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@SWulf

 

 



co-host:

Jay Vilar

  • Founder of Nourish
  • A focus on Nutritional Therapy
  • Rodale Institute Fellow
  • Host of  ‘listen to your mother’ show

@twitter

Ep. 54: Dr. Alan Goldberg – Johns Hopkins Bloomberg School of Public Health -ft. Jennifer Hashley of New Entry Sustainable farming ||

 

Dr. Alan Goldberg of the Bloomberg School of Public Health at Johns Hopkins University joins us for episode 54 of Sourcing Matters. Goldberg is a professor of Toxicology, the Founding Director of the Johns Hopkins ‘Center for Alternatives to Animal Testing’, and a Principal of the Berman Institute Global Food Ethics Policy Program. In 2007 he was appointed to the Pew Commission on the Impact of Industrial Farm Animal Production.

 

Goldberg has served in several Administrative positions at Johns Hopkins. He was The Associate Chair of the Department of Environmental Health Sciences, Director of the Division of Toxicology, and for 15 years was the Associate Dean at the Bloomberg School of Public Health. As a Dean, he was responsible for Research with specific responsibility for technology transfer, conflicts of interest, & work with the private Sector.
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Ethics are: A set of moral principles : a theory or system of moral values.  Basically – “A guiding philosophy”.   Dr. Goldberg’s work over the last 50 years has reframed our perspective on ethics in food and animal management, and what the resulting impact means to each stakeholder.  In 2007, Dr. Goldberg served as a PEW Commissioner on the study of the Impact of Industrial (US) Farm Animal Production, on issues of public health, environment, animal welfare and social justice.  Listen-in and learn what Dr. Goldberg has to say about this monumental report which has reframed our approach to production and consumption of proteins, yet unexpectedly it’s had almost no impact on our public policy.  It’s been the consumer acting as the agent of change in adopting ethics on the plate.
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In early November 2018 Goldberg hosted The “ChooseFood” symposium in Baltimore.   It was a gathering to evaluate some of the core ethical questions of food and its production. Top brass speakers shared insight on ethics of in food labor, environmental impact, externalities, animal welfare, health risk factors & new tech – all were on the docket.  Coming it at from the food animal side It was a fascinating exercise for me to see how far we’ve come since the 2007 PEW commission report, what more needs to be done with food animal production, and how broad the aperture has grown to encapsulate ethics into our food and global production.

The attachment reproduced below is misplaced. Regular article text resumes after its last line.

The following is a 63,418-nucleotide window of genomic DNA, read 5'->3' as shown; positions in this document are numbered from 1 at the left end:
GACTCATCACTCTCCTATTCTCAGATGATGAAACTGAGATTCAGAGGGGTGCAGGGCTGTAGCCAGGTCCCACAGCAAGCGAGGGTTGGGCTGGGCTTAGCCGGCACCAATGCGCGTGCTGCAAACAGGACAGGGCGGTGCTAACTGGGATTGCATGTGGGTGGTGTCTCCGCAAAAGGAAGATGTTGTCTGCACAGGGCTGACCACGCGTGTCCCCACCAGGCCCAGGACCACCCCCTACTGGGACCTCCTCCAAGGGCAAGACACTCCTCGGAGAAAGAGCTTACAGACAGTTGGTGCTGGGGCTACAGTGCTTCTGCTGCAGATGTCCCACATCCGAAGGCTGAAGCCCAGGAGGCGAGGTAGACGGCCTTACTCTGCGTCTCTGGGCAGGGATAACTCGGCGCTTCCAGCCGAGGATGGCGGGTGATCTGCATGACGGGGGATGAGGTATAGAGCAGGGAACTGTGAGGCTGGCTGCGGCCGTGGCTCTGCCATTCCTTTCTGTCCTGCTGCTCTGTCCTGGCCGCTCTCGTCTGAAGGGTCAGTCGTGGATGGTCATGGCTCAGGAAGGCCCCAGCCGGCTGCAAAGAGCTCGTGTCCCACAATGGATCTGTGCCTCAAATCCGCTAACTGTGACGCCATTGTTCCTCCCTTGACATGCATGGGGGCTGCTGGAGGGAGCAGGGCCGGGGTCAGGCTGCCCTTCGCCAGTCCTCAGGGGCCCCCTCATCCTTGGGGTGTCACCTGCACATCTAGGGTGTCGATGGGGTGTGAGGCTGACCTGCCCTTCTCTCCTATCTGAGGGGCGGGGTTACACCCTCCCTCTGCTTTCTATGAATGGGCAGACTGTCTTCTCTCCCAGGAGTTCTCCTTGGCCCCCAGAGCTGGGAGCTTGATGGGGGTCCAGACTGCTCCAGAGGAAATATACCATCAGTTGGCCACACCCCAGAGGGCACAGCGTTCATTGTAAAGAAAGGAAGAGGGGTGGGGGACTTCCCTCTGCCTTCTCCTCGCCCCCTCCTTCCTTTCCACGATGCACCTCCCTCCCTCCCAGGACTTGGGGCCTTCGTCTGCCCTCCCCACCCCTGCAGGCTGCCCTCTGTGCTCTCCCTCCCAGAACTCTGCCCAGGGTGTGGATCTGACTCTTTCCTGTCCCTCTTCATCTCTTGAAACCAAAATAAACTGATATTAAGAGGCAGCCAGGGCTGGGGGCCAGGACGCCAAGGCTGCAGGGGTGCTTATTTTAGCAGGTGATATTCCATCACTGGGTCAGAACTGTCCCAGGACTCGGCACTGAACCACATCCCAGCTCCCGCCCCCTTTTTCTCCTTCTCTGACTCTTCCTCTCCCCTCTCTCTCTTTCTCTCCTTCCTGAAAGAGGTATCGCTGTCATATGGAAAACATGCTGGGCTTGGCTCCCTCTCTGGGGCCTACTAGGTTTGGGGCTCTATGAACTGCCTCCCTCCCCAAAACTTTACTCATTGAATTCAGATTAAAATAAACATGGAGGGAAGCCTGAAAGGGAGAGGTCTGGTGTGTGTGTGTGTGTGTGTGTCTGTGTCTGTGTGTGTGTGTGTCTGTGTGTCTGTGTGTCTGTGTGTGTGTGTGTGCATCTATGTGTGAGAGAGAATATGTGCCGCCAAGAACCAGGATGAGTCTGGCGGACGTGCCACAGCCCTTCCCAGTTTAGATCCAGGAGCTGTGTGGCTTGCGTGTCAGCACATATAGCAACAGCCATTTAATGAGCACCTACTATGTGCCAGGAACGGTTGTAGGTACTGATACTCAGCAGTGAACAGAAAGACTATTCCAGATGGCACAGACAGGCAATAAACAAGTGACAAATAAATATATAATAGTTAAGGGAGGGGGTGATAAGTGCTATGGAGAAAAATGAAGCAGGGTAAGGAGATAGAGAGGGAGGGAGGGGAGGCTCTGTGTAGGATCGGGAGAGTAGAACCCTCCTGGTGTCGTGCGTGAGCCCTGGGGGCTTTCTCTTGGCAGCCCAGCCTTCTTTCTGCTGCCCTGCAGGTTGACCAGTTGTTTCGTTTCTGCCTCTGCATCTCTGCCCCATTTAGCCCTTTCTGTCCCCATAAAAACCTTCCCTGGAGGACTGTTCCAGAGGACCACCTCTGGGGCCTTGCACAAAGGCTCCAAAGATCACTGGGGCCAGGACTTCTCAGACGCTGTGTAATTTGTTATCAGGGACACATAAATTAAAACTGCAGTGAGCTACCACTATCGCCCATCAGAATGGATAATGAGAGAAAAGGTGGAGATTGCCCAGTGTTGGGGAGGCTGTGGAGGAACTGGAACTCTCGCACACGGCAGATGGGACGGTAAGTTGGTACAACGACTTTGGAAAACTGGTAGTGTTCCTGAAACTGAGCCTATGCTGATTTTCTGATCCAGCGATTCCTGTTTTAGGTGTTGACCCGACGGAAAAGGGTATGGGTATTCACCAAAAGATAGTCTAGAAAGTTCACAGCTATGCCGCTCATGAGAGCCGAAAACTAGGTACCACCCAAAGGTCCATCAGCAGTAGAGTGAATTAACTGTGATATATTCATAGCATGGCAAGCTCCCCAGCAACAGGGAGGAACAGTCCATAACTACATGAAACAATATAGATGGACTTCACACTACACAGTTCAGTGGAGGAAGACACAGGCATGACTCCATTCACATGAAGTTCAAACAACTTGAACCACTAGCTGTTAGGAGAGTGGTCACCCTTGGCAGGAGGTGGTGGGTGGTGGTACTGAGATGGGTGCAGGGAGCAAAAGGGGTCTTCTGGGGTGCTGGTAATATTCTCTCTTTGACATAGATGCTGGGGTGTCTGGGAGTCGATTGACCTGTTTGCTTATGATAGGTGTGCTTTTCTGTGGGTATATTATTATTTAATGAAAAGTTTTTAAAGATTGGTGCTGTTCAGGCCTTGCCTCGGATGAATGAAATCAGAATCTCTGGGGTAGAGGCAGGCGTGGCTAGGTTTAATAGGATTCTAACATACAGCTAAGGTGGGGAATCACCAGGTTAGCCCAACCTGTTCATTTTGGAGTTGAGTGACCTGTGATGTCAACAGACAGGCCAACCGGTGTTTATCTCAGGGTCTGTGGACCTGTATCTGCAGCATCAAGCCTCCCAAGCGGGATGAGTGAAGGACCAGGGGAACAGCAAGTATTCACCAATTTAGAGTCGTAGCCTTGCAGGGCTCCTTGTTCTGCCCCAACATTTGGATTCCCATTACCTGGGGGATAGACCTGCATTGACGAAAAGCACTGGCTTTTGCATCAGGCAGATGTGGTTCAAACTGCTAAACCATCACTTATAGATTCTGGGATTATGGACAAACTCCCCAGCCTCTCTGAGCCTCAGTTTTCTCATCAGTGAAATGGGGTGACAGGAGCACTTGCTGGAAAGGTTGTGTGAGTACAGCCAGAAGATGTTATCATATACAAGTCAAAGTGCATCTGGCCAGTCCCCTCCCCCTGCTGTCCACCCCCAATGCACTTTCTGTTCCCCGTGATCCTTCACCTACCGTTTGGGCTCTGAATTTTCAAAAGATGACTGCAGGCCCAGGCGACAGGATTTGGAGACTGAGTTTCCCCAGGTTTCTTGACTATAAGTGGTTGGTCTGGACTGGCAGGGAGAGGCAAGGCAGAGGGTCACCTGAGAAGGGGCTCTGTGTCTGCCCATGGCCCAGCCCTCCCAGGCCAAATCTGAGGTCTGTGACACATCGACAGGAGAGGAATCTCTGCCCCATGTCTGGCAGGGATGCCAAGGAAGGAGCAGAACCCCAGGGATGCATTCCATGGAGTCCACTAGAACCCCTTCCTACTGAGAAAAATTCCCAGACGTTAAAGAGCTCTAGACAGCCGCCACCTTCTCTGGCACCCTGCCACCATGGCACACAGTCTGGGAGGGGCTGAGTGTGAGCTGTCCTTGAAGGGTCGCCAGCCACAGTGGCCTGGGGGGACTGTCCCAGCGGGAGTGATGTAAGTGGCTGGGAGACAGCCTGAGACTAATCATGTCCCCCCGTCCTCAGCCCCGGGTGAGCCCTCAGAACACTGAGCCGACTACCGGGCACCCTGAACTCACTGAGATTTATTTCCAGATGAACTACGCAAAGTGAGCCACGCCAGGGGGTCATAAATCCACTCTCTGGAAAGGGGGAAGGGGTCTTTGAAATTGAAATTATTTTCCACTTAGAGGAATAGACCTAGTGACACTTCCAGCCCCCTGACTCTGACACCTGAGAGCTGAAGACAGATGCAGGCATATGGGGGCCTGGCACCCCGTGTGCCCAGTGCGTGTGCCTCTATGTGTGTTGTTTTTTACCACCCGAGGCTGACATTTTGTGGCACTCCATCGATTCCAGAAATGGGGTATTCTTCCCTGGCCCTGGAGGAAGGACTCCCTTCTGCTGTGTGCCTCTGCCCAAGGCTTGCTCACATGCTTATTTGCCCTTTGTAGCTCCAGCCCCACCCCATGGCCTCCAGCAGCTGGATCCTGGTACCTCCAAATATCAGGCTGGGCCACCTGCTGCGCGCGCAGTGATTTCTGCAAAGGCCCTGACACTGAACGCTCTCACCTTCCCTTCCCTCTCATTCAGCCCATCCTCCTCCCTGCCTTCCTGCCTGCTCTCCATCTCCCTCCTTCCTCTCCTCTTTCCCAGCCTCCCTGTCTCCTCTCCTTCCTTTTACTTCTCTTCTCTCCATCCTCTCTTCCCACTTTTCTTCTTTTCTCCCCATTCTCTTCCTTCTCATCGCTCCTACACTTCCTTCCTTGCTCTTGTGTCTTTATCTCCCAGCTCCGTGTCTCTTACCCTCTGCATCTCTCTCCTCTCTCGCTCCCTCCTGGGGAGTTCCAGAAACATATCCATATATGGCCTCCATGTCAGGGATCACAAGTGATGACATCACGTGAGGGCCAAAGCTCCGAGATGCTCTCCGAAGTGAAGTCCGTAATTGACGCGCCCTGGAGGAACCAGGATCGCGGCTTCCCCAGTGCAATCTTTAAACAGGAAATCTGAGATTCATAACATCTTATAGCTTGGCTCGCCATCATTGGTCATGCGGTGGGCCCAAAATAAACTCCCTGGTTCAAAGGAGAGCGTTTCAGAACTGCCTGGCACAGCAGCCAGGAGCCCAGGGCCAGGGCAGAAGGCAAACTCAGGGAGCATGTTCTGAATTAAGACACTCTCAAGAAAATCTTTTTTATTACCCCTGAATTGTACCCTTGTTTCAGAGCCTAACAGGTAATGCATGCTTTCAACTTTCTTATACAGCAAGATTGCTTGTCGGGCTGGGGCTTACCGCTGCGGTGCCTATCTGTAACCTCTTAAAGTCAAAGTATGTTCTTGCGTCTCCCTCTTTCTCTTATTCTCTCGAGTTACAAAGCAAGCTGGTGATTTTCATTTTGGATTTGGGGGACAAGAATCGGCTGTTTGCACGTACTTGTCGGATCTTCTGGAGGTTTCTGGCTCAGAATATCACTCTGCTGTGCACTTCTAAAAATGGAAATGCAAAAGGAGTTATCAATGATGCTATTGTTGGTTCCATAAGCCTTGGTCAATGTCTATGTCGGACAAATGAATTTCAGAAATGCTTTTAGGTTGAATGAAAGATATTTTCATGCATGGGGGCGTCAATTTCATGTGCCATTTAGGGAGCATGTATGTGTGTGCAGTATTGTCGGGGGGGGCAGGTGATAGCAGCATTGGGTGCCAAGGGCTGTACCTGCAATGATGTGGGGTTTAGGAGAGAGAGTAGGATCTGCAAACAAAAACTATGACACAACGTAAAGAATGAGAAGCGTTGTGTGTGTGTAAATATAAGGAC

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Joining again as co-host is Jennifer Hashley – founder of the The New Entry Sustainable Farming project, and Pete & Jen’s Backyard Birds on the renowned Codman Community Farm in the heart of Lincoln MA.
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Tune-in for our fascinating 45 minute conversation about all things related to food ethics.


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ChooseFood offered an opportunity to learn from leaders with a vested interest in food and how we produce it.  Hearing from these diverse stakeholders fighting a similar battle reminded me how much our food is so deeply intwined into family, beliefs, culture and society – no matter where you come from on the planet.  I left the symposium wondering if food ethics could be that common development language which would transcend many of the current differences we find in each other?   We’re so much more alike than different– could food ethics be a reminder if not the primary ingredient for this panacea? Not sure, but a goal to find some insight and codify better practices that harmonize us and our surroundings on a shrinking planet just seems like a good idea!

 

@JohnsHopkinsSPH

 



co-host:

Jennifer Hashley

  • Founder of Tufts New Entry Sustainable farming project 
  • Owner of Pete & Jen’s backyard birds
  • Evangelist | Activist| Innovator
  • Eisenhower Fellow 2016

@JHashley

Ep. 53: Dorothy Suput – Executive Director & Founder of The Carrot Project, with Judith Shanks of Judith Shanks Food Consulting -ft. Jennifer Hashley of New Entry Sustainable farming & The Carrot Project Advisor ||